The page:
Lounge 69 is a nightclub appreciated by those who like to listen a good music and see beautiful and young people.
When I went there, they played electronic music. I'd recommend you ask for one of their good drinks and to wear comfortable sandals and clothes, because you will probably dance all night!
Rua Prudente de Moraes, 416 - Ipanema, Rio de Janeiro
(55) (21) 2522-0627
00 is a very famous bar, nightclub and restaurant in Rio.
I liked to go there because I ate great food and then danced with my friends all night! There are so many beautiful people there! Especially the girls.
Avenida Padre Leonel Franca, 240 - Gávea, Rio de Janeiro.
This is a karaoke place where you can rent a private room with your friends and sing your favourite songs. It's much better than doing it in front of a crowd of strangers. It can't remember the last time I laughed so much!
A unique British gastropub. Friendly locals of all nationalities, fantastic music and food with a cosy atmosphere. Live music at weekends from September 2008. It won't be long before you find yourself talking to Elaine and Shuki the owners. You might pop in for one but you'll end up staying until closing time (it's that welcoming)!
16 Bilrothstrasse, 1190 Vienna, Austria
Tram 38 Hardtgasse
Google map: tinyurl.com/nam37e
Located in a Manchester-style old warehouse, Singapore’s most fashionable and famous club is always rammed with a variety of folk. And despite the incredibly hip vibe, it’s extremely friendly. If you want a breather from the mad action downstairs, hit the quieter members' bar on the second floor.
The new Singapore has drawn in some of the world’s best known DJs and the Ministry of Sound. Like its London division you'll find house, trance, progressive, techno and breaks here. It’s the place to be seen but, unlike its Elephant & Castle counterpart, not at all closed to a slightly older crowd who might have thought their hardcore clubbing days were behind them. In fact, the clientele is so mixed and the atmosphere unintimidating that even the relatively conservative Business Traveller magazine (a bible to so many business travellers!) was touting its virtues earlier in the year.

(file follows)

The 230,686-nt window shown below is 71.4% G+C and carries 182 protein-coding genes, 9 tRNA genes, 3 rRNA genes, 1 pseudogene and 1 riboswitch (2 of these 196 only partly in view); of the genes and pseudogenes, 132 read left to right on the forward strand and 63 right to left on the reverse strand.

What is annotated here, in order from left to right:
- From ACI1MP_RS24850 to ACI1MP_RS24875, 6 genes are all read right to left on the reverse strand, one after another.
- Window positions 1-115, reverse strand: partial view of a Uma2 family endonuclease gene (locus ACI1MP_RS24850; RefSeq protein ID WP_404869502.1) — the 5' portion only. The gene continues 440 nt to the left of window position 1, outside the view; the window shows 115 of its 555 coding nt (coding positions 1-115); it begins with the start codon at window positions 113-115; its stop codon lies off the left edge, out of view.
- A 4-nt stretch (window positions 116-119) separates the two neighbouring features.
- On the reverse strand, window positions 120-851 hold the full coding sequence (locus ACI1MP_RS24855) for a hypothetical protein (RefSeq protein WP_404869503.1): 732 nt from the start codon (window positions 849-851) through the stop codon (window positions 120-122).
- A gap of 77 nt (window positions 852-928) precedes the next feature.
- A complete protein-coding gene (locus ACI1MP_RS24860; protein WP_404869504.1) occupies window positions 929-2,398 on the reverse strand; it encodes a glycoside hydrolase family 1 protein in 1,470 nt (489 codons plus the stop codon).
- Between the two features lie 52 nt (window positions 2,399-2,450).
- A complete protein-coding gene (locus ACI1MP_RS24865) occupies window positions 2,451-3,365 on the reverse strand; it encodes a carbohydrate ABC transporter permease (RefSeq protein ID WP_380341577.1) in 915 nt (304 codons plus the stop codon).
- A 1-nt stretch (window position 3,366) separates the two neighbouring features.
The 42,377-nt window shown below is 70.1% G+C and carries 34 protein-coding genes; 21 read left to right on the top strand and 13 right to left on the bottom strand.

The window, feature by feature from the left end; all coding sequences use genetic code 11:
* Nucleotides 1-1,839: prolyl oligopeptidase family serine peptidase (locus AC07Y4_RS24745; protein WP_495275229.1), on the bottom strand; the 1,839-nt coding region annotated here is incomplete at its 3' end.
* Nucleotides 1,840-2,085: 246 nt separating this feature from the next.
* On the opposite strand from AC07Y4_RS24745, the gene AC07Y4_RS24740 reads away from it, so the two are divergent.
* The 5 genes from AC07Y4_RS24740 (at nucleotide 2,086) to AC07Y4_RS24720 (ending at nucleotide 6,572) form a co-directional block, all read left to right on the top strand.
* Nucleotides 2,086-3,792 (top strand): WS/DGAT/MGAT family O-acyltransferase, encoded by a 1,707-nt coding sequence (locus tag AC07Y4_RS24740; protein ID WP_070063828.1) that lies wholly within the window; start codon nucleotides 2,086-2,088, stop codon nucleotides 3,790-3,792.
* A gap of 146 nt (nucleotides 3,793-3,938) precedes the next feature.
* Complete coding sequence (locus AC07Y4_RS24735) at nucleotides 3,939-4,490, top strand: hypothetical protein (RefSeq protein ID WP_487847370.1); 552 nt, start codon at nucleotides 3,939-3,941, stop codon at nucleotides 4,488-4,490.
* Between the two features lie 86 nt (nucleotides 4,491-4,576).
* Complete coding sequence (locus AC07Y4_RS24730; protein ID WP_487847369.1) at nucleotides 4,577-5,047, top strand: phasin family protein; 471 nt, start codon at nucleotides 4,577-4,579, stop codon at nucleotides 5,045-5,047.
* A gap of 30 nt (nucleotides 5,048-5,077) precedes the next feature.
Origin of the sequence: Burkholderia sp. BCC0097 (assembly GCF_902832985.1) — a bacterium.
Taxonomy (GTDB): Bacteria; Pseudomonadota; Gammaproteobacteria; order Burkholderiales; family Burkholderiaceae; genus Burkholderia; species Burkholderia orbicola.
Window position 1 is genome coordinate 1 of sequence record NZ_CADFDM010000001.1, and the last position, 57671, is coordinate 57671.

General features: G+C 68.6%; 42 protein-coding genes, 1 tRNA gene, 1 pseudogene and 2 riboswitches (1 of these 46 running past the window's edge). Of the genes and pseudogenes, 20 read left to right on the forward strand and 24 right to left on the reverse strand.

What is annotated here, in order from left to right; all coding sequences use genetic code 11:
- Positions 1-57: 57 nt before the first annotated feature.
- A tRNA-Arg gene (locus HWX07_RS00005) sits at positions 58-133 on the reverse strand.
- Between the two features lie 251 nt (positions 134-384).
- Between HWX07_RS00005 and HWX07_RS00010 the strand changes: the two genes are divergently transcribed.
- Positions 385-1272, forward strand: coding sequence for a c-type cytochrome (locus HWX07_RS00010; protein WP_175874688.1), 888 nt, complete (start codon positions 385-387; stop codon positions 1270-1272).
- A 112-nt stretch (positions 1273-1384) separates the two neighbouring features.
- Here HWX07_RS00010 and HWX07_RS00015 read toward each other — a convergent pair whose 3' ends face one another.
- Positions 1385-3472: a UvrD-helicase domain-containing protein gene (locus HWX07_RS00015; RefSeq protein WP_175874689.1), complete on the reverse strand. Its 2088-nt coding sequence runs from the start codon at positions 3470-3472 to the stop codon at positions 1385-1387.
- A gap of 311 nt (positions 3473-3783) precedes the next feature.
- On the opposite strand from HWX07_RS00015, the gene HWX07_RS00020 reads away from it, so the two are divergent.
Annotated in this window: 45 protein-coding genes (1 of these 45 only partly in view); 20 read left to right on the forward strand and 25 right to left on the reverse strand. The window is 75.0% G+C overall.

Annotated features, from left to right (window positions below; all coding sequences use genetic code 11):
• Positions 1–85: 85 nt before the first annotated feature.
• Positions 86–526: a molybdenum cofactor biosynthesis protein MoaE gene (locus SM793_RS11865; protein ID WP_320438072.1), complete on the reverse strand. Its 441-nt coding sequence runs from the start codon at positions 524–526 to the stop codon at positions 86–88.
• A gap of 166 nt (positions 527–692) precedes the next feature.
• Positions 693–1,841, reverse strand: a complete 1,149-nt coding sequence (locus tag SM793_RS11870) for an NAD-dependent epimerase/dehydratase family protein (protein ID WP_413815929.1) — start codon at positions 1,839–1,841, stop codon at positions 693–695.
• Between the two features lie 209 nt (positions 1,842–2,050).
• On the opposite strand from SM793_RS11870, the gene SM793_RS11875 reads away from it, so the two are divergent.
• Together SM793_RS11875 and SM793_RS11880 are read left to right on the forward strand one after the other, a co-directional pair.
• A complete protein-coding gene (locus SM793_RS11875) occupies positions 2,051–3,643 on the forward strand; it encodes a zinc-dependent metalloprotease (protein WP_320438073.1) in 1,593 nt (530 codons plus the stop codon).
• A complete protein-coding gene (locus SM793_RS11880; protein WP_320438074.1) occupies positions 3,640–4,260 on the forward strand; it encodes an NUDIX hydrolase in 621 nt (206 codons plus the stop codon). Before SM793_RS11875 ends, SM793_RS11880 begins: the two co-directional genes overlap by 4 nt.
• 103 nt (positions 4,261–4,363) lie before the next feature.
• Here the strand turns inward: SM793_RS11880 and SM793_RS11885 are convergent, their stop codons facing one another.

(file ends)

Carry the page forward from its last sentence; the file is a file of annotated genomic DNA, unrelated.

If you’re looking for somewhere to wind down, there are plenty of sedate but hip options in Singapore. Art-bar fusion is currently a big thing in the city. The Majestic Bar features the 7.6m tall ‘Living Man’ metal sculpture by Zadok Ben David and other works by regional artists Yuki Chong, Donna Ong and Sandra Lee. And Night & Day – Bar + Gallery + Friends, which opened in September. Set up by Kelley Cheng and Randy Chan – founders of iSh magazine and zArch Architects, respectively – the revamped four-storey Art Deco building serves as a space for gallery-goers to chill out with a drink in hand, while soaking up graphic art. Another option is the Merbau Gallery Bar. It’s ultra-trendy and has recently hosted architectural photography exhibitions, social events and networking cocktails.
But if all this hipness turns you off, try the Post Room at the Fullerton. Its modish décor and comfy couches and chairs are wonderful, and it might just be the best place in Asia to enjoy oysters with Dom Perignon. Finally, Harry’s Quayside Bar is the best place for jazz on the island, ideally positioned on the beautiful Boat Quay and was the haunt of renegade Barings Bank broker Nick Leeson. You can't really ask for more than that!
If you get some down-time, go to the Huxington Tea House in the Yu Yuan Garden. This is apparently Shanghai’s oldest tea house and they perform a traditional tea ceremony every evening from 8.30pm to 10pm. Be sure to get a table on the top floor looking out over the lake. And for something livelier to do in the evening, The House of Blues and Jazz gets a good range of international acts and is an intimate venue with a music-loving crowd.